Good . . . But Not As It Gets

three wide, Cowboys go with their nickel. This would be it. "They ran a simple slant route," said veteran Aaron Glenn, who, as the nickel back, was lined up to the Cowboys left, one-on-one with Eric Parker. "You got to go with your instincts, with everything the coaches teach you and what you watch on film. I just had to make a play." 

Yep, there's that phrase again: Make a play. And a play Glenn made, going up with Parker in the end zone, tipping the ball, and then "it was me or him, I just had to catch the ball" as it floated seemingly for minutes in the air. And he did, something in so many of these similar situations over the past five seasons the Cowboys simply haven't. 

"That's heart right there," Jones said. "A lot of guys would have lost faith." 

Heart. Skill. Call it what you want. 

Let's also call it 28 points. Do not minimize that. Twenty-eight points does go a long way; gives you a margin for error. Think about this: The Cowboys scored at least 28 points only twice last year. Only once did they win a game when giving up at least 28 points. 

In fact, they had only scored 28 or more points 10 times in the previous 96 games, dating back through the 1999 season - and six of those occurred in 1999 and 2000. Get this, they never once scored at least 28 points in 2001 or 2002. And you have to go back to the 1999 season opener when the Cowboys recovered to beat Washington, 41-35, in overtime to find the last time they had scored at least 28 points in a season opener. 

Might you say offensively challenged? Might this be past tense? 

Never one to jump to hasty conclusions here, but I'm guessing Drew Bledsoe surprised a lot of people. He was extremely efficient, and most of all, accurate. Jones did what's come to be expected, rushing for 93 yards, 21 more than what some folks call the best running back in the NFL now, LaDainian Tomlinson. Crayton had his NFL coming out party, catching a career-high six passes, for a career-high 89 yards and scoring one touchdown by bulldozing through two Chargers at the goal line. 

And maybe most surprising was Keyshawn Johnson, a no-show all training camp and preseason, to the point of having Jerry Jones wondering if he was going to get "Keyshawn of two-a-days or see Keyshawn of game day," and with those five catches for 65 yards, two touchdowns - including what turned on to be the game-winner on third-and-goal from the two with 3:06 remaining - "then that's what you got," Jerry Jones said in reference to game day.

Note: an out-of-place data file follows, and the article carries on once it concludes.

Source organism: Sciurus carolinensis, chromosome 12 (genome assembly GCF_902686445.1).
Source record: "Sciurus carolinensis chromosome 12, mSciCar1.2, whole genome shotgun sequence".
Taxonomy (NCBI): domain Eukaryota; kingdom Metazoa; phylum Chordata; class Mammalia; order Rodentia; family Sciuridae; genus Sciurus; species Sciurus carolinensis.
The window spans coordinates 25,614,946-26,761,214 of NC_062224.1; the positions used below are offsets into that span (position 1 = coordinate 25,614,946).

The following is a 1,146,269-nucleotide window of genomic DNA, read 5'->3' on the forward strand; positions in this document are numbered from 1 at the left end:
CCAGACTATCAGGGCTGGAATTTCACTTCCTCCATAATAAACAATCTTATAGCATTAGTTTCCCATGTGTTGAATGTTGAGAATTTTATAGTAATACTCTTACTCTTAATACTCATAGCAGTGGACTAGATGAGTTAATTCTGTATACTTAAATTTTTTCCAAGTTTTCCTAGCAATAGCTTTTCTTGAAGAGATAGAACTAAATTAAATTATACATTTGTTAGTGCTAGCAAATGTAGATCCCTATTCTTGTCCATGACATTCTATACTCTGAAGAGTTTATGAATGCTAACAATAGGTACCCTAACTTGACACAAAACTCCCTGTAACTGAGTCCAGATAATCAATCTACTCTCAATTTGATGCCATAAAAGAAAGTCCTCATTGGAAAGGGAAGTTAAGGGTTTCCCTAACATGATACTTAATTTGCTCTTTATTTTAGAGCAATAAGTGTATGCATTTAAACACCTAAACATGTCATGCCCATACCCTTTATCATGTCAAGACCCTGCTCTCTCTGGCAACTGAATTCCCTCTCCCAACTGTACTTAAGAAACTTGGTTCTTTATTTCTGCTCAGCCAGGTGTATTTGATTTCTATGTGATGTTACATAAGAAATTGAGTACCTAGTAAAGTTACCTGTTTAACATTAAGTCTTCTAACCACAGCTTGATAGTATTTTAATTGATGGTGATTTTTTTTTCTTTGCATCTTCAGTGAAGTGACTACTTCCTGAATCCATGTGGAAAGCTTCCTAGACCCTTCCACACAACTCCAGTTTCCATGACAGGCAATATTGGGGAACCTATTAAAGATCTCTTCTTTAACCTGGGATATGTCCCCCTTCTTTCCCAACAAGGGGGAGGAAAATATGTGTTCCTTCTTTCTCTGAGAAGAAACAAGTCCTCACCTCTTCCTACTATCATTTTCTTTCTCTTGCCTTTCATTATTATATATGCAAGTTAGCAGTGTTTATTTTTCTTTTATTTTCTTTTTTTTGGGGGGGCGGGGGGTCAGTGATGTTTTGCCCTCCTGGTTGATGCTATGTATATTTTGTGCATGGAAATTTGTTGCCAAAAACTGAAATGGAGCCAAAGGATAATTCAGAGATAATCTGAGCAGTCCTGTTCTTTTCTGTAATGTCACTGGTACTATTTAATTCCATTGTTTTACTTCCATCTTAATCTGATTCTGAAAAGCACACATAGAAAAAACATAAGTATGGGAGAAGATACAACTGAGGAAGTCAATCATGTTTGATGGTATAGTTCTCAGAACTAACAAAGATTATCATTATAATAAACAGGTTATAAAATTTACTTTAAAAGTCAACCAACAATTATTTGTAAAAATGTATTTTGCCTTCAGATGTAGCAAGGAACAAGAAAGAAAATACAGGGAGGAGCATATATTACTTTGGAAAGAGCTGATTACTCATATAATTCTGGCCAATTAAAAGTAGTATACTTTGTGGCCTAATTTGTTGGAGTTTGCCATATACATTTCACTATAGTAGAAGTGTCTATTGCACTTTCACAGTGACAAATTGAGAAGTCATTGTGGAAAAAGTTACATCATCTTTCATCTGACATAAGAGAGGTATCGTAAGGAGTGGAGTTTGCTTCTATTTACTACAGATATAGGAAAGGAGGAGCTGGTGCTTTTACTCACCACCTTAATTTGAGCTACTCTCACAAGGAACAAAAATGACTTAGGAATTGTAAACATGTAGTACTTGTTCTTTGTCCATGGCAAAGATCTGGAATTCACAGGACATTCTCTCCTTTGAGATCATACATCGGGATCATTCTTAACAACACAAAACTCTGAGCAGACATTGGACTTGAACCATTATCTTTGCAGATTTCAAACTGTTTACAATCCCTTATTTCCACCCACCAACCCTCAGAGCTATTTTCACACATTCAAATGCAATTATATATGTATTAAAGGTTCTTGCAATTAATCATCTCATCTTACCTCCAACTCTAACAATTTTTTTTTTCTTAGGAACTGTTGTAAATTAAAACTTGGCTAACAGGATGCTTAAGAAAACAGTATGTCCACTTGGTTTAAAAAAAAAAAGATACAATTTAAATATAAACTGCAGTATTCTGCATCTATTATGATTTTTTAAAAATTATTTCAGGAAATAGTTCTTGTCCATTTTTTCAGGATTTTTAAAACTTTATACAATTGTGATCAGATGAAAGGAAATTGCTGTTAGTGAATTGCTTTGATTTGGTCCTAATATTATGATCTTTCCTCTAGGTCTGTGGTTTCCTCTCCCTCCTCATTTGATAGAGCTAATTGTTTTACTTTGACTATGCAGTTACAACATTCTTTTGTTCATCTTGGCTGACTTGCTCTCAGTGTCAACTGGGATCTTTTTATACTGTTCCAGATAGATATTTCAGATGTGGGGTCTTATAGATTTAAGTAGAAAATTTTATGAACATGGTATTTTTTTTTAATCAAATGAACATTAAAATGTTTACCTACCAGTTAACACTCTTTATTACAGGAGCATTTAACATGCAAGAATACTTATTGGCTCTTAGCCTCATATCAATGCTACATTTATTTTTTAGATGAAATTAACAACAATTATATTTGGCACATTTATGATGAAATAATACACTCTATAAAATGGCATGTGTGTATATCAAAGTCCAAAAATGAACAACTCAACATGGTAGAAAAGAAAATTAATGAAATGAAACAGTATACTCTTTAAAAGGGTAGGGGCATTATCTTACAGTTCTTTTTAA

Plus, while these play-making bouquets are being thrown out, and considering the Cowboys were starting a rookie at right tackle (Rob Petitti), a rookie at deep snapper (Jon Condo), a rookie at right outside linebacker (DeMarcus Ware), Keynon Coleman for the first time, Bradie James for just the third time, Keith Davis for the first time, and asking Marion Barber to return kickoffs for the first time, Crayton punts fulltime for the first time, Jose Cortez to place kick for the first time since 2002 and Aaron Glenn to return kickoffs for the first time since 2000 - and they won this game ? - let's not forget offensive pass coordinator Sean Payton, calling the entire game *for the first time * with the Cowboys. 

"He was awesome," Bledsoe said. "Right on the money all day. Great call on the touchdown to Crayton - outstanding." 

So this is one, and no matter they also benefited on a couple of crucial third-down Chargers' penalties to keep two scoring drives alive, and no matter the mistakes, this one on opening day for the Cowboys certainly is better than the none they have been saddled with the past five years of openers. 

The difference? 

They made plays. 

They scored 28 points. 

They overcame themselves and the Chargers. 

"We have this slogan," said Ware of when times get tough. "Got to go out there and eat." 

Well, instead of being eaten, as they have been in the past, the Cowboys ate and ate well Sunday afternoon. And it's always easier to work on getting better, "a lot better than you saw today," as Parcells reminded everyone for the umpteenth, on a full stomach.    Continue reading: Page 1 Page 3

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cellspacing=0>    Hey, by the way, the Cowboys scored these 28 points with Peerless Price peering in from the sideline, having been made one of the seven inactive players on Sunday. Just think about when he's ready to go.      Now we're not sending Crayton to Canton just yet - sorry, been hanging around Bill too much - but maybe now you understand why the Cowboys didn't make it an utmost priority to draft a wide receiver in the first two rounds. Said Bledsoe, "He's a football player. Might have the best hands of anybody I've ever thrown to," and realize Bledsoe has thrown to enough guys to become on Sunday just the 10th quarterback in NFL history to throw for more than 40,000 yards. That's tall cotton there.      Don't know who was responsible for rushing the Cowboys to the line of scrimmage after Keyshawn's 18-yard Leaning Tower of Pisa catch at the five, but that was heads up by either Peyton or Parcells to prevent any sort of challenge that would have prevented Julius Jones' five-yard touchdown run to tie the game at 21.      Line of the game, and this is something if you consider what Bledsoe did, and Crayton and Keyshawn: One Anthony Henry - 12 tackles (10 solo), one interception and five passes defended, including two that would have gone for touchdowns in the final 1:47 of the game.       The Cowboys do owe the Chargers a debt of gratitude. First for putting tight end Antonio Gates on the Roster Exempt List, causing him to miss Sunday's game, and two, for only allowing Tomlinson to touch the ball twice in the final 17 minutes of the game.                                                                                                                               

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